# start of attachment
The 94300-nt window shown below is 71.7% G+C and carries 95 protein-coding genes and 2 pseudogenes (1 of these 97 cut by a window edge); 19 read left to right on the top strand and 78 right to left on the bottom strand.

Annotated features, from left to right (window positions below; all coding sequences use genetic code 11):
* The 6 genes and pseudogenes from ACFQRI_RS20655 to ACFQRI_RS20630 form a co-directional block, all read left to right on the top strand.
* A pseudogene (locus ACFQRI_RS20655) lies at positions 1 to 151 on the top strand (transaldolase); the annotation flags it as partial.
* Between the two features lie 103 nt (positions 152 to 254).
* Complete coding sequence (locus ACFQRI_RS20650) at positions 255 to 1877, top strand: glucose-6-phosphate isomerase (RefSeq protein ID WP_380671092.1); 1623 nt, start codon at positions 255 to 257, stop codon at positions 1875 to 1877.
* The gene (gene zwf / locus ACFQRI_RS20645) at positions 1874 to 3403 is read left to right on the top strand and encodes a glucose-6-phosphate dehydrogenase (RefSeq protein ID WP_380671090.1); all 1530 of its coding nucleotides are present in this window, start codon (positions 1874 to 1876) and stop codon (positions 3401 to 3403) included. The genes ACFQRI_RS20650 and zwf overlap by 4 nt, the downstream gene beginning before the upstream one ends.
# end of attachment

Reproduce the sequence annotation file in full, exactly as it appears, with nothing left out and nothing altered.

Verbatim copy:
The 94300-nt window shown below is 71.7% G+C and carries 95 protein-coding genes and 2 pseudogenes (1 of these 97 cut by a window edge); 19 read left to right on the top strand and 78 right to left on the bottom strand.

Annotated features, from left to right (window positions below; all coding sequences use genetic code 11):
* The 6 genes and pseudogenes from ACFQRI_RS20655 to ACFQRI_RS20630 form a co-directional block, all read left to right on the top strand.
* A pseudogene (locus ACFQRI_RS20655) lies at positions 1 to 151 on the top strand (transaldolase); the annotation flags it as partial.
* Between the two features lie 103 nt (positions 152 to 254).
* Complete coding sequence (locus ACFQRI_RS20650) at positions 255 to 1877, top strand: glucose-6-phosphate isomerase (RefSeq protein ID WP_380671092.1); 1623 nt, start codon at positions 255 to 257, stop codon at positions 1875 to 1877.
* The gene (gene zwf / locus ACFQRI_RS20645) at positions 1874 to 3403 is read left to right on the top strand and encodes a glucose-6-phosphate dehydrogenase (RefSeq protein ID WP_380671090.1); all 1530 of its coding nucleotides are present in this window, start codon (positions 1874 to 1876) and stop codon (positions 3401 to 3403) included. The genes ACFQRI_RS20650 and zwf overlap by 4 nt, the downstream gene beginning before the upstream one ends.